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Tijdschrift voor Psychiatrie 25 (1983) 3, 164 - 176

Short report

The psychiatrie patient: bound for justice?

P.J.H. Laurs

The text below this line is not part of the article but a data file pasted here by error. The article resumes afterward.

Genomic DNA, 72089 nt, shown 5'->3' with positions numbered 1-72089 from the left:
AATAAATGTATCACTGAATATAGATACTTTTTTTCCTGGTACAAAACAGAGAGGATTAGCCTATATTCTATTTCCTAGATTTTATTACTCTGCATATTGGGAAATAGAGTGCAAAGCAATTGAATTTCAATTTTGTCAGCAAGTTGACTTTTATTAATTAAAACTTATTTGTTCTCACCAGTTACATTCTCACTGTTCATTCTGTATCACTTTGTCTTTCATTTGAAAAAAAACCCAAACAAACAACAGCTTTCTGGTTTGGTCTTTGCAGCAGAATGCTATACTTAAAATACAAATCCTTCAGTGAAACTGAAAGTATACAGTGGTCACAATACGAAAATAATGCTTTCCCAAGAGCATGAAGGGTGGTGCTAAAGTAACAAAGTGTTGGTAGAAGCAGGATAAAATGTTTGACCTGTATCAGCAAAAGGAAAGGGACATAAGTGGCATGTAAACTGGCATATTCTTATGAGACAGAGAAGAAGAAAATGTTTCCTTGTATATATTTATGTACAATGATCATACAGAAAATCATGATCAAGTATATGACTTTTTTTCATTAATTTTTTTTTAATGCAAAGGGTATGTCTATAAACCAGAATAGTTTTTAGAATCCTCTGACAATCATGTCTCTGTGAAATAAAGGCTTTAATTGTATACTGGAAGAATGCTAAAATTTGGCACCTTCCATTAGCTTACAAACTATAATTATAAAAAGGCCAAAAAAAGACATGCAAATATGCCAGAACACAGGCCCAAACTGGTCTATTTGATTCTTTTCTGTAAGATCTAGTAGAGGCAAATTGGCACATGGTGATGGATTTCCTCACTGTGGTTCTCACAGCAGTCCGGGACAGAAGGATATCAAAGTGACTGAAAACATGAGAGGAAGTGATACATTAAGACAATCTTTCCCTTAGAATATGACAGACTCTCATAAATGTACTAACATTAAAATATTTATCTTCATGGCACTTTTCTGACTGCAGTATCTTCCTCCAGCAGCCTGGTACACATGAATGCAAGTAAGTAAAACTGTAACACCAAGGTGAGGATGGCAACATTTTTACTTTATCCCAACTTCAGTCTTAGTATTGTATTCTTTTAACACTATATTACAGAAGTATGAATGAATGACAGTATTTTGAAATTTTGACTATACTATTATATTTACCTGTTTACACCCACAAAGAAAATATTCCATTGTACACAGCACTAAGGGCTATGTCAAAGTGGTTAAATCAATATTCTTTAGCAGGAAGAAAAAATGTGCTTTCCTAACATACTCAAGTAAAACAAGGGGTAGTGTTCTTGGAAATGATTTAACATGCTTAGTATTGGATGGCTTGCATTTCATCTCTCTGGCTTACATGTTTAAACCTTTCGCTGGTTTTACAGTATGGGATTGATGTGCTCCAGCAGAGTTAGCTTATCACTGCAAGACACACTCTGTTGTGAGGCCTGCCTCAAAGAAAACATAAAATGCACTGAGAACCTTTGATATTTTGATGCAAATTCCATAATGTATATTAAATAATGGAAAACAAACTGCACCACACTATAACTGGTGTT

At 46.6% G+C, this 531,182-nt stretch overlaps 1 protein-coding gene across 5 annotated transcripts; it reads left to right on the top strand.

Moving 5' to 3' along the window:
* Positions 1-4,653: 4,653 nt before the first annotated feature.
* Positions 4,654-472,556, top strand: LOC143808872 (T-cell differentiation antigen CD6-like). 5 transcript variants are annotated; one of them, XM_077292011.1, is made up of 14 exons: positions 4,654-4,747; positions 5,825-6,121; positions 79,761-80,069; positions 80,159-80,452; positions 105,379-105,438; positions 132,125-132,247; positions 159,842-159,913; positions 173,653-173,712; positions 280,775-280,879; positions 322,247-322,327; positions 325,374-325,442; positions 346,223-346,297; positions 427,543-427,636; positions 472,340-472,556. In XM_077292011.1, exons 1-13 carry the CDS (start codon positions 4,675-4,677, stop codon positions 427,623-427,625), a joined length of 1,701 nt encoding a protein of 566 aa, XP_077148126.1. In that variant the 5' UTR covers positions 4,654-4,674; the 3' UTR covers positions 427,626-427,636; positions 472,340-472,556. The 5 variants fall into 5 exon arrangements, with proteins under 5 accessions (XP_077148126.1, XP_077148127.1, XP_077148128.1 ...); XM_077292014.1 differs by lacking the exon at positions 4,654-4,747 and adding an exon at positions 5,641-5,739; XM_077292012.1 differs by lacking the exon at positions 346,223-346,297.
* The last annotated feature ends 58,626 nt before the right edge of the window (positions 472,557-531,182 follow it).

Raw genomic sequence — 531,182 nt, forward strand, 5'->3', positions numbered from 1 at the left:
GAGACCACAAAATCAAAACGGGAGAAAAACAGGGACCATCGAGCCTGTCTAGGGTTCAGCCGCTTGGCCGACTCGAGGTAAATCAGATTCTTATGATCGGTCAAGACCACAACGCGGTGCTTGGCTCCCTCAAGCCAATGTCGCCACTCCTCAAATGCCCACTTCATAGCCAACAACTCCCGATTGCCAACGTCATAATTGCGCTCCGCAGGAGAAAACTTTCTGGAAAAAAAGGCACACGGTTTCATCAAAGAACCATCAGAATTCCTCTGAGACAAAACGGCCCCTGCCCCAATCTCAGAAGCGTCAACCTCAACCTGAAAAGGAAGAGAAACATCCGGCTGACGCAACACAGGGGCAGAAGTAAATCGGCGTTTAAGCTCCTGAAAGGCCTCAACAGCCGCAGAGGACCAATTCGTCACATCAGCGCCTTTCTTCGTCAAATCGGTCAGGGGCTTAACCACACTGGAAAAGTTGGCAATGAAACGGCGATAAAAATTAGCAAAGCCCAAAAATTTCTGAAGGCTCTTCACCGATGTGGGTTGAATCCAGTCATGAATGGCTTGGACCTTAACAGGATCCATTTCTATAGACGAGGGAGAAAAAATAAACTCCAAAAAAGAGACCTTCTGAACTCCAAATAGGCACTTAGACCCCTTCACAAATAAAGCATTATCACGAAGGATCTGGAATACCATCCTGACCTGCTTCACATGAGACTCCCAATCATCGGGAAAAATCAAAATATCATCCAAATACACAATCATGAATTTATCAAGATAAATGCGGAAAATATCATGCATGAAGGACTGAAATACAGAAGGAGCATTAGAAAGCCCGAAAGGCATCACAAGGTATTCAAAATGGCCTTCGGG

In this article the involuntary admission-procedures laid down in the bill on involuntary admissions to mental hospitals (ontwerp van Wet BOPZ) are analysed. Particularly the procedures on the judicial authorisation to admit a mentally disordered person to a mental hospital have been improved considerable compared to those in the present Lunacy Act 1884. There is an obligation for the judge to make a thorough investigation into the necessity to admit a mentally disordered person to a mental hospital, legal assistance and (counter)-assessment are warranted. It appears that the object of the bill—namely to use the involuntary admission to a mental hospital as a last resort — will be attained because of the more complicated admission-procedure. Furthermore the bill necessarily makes provision for a simpler procedure in cases of emergency caused by immediate danger. In the emergency-procedure there is no juridicial intervention. The effect of the complexity of the judicial authorisationprocedure could be that the emergency-procedure will be used more extensively and without its substantial ground namely the presence of an emergency situation. Consequently the amelioration of the legal position of the mentally disordered person in the judicial authorisation-procedure may lead to an evasion of this procedure alltogether because of delay and juridical fuss. The difficult position of the patient's legal counsel both in relation to the patient himself and to the staff looking after him is indicated. It is necessary for the legal counsels to acquire a greater understanding of the problems, values and norms of psychiatry. However, the treating staff will have to realize that their patients are subjects of law and that the law applies to the hospital as well, even if the legal norms appear to be strained between the interests of the treatment. Treatment staff en legal counsels should both in their common capacity of assistants of patients try to serve the interests of their clients in an atmosphere of mutual understanding.